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Sir Christopher Lee is one of the most successful actors of several generations. He will soon turn ninety, but continues an active acting career since 1946. He has a most distinguished career, spanning acting, narrating, singing, and serving in the British Royal Air Force and Intelligence Service. His film ‘Hugo’ is one of four projects in 2011.
It is difficult to imagine anyone having missed Christopher Lee’s performance completely. He has appeared in nearly three hundred movies, counting some of the most successful and iconic in cinema history. He had appeared in nearly fifty productions before his real success in horror films.
In 1957, he played the monster in the Hammer horror ‘The Curse of Frankenstein.’ He would be better known as Count Dracula the following year, while Frankenstein’s monster would be more associated with Boris Karloff, his friend, neighbour and twice-co-star. Another friend and co-star, Peter Cushing, often played the good guy to Christopher Lee’s villains.
He played Sir Henry Baskerville to Cushing’s Sherlock Holmes in ‘The Hound of the Baskervilles’ (1959). He also played Holmes and his brother Mycroft in two other Holmes films. Other roles in this period include Dr. Fu Manchu, the Mummy and Dr. Jekyll and Mister Hyde. He also starred in the cult-classic, ‘The Wicker Man,’ the story goes, for free.
Christopher Lee has acted in foreign films as well: in addition to English, he can speak German, French, Spanish and Italian (and a little Greek, Swedish and Russian). His mother’s family is of Italian nobility. The Emperor Frederick Barbarossa granted the family the right to bear the coat of arms of the Holy Roman Empire.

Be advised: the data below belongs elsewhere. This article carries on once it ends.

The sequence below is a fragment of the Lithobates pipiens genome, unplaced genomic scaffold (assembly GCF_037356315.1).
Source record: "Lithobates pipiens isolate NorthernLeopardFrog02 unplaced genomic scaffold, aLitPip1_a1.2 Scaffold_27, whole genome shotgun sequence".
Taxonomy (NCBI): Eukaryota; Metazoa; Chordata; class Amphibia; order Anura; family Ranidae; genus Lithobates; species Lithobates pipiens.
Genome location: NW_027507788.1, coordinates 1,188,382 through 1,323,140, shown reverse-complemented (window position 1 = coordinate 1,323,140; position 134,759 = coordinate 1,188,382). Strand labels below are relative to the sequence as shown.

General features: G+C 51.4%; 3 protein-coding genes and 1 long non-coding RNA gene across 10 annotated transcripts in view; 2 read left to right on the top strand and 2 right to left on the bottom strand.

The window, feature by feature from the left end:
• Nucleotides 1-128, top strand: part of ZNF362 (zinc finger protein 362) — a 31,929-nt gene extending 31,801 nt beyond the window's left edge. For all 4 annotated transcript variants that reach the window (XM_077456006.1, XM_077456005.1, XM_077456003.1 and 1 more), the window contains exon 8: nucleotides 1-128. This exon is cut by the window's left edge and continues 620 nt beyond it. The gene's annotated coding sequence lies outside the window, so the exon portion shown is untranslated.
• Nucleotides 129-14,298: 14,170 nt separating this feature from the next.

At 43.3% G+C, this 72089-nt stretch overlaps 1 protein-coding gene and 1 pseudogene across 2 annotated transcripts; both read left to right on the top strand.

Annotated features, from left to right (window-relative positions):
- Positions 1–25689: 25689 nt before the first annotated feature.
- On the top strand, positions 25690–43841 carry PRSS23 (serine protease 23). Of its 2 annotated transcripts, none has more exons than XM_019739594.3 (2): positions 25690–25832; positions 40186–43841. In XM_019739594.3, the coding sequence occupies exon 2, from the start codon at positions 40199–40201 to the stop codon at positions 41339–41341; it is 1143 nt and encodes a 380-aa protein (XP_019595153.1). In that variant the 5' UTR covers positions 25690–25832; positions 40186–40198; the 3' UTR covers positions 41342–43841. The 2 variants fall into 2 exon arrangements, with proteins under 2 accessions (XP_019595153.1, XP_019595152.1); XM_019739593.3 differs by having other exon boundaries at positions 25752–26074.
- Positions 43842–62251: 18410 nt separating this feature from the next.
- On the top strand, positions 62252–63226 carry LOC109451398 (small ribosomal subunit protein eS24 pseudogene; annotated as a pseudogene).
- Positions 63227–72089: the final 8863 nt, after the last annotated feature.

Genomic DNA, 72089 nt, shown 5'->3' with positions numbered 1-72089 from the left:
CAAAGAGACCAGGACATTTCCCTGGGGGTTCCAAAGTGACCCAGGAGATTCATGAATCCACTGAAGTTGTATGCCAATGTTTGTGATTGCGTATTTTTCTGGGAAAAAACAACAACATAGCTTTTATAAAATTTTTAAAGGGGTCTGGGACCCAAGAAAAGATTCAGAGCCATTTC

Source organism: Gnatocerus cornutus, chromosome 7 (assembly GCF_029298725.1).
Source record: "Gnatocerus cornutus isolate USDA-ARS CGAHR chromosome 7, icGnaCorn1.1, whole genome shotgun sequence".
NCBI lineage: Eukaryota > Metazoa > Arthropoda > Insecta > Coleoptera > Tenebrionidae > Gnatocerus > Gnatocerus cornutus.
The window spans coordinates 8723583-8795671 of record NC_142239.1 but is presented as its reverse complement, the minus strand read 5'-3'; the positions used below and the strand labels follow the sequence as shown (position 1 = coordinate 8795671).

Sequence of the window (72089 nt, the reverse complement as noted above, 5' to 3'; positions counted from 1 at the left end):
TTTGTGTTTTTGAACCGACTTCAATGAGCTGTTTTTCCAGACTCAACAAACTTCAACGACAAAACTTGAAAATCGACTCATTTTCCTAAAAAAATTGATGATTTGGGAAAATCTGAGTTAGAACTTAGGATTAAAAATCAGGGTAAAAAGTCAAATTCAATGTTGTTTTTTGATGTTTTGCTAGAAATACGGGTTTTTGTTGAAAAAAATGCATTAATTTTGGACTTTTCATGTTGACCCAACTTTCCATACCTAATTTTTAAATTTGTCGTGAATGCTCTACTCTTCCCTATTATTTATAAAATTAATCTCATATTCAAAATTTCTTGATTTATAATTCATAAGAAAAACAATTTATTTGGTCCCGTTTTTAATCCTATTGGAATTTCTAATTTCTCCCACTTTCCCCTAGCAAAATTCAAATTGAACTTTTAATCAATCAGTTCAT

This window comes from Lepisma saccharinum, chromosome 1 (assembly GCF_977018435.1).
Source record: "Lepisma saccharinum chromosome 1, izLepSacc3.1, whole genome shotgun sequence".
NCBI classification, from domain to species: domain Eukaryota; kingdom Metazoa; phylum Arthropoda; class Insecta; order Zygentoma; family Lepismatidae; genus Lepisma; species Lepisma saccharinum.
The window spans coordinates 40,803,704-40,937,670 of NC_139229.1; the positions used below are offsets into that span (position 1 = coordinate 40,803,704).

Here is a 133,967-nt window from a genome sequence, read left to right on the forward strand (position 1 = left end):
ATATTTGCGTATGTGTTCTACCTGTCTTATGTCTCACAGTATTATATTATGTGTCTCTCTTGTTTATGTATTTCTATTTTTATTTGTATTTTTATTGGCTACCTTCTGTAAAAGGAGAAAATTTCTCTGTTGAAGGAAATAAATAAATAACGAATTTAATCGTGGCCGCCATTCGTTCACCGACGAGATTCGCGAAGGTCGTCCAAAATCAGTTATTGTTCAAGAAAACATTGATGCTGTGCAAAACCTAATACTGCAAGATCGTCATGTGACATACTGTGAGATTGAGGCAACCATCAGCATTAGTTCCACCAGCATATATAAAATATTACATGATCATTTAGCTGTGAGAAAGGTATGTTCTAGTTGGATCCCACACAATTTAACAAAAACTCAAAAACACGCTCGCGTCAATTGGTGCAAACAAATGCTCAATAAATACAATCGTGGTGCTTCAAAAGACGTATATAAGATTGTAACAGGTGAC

This might explain the name of his ‘Charlemagne Productions, Ltd.’ and its album ‘Charlemagne,’ a symphonic metal concept album in which he narrates. He has also sung heavy metal and other genres. He is a classically-trained bass vocalist with an extensive discography. He has also narrated and voiced characters for video games.
Over another generation of films, he appeared as the villain in the James Bond film, ‘The Man with the Golden Gun.’ His step-cousin, Ian Fleming, had been denied his choice of Sir Christopher Lee as Dr. No earlier. He also played a villain in ‘The Three Musketeers’ (1973) and its two sequels, among other roles in film and TV.
In the last decade of cinema, he has appeared in two of the first three episodes of the ‘Star Wars’ series. still performing many of his own stunts and swordplay, and played Saruman in the ‘The Lord of the Rings’ trilogy. He will reprise the role in the two part ‘The Hobbit,’ released over the next two years.
His recurring collaboration with director Tim Burton is an appropriate marriage of talents, and his distinct voice and profound acting ability and presence ensure Sir Christopher Lee will continue to entertain audiences in a broad range of television and film genres as long as possible. Nearly ninety, he shows little sign of retiring –thankfully, for all.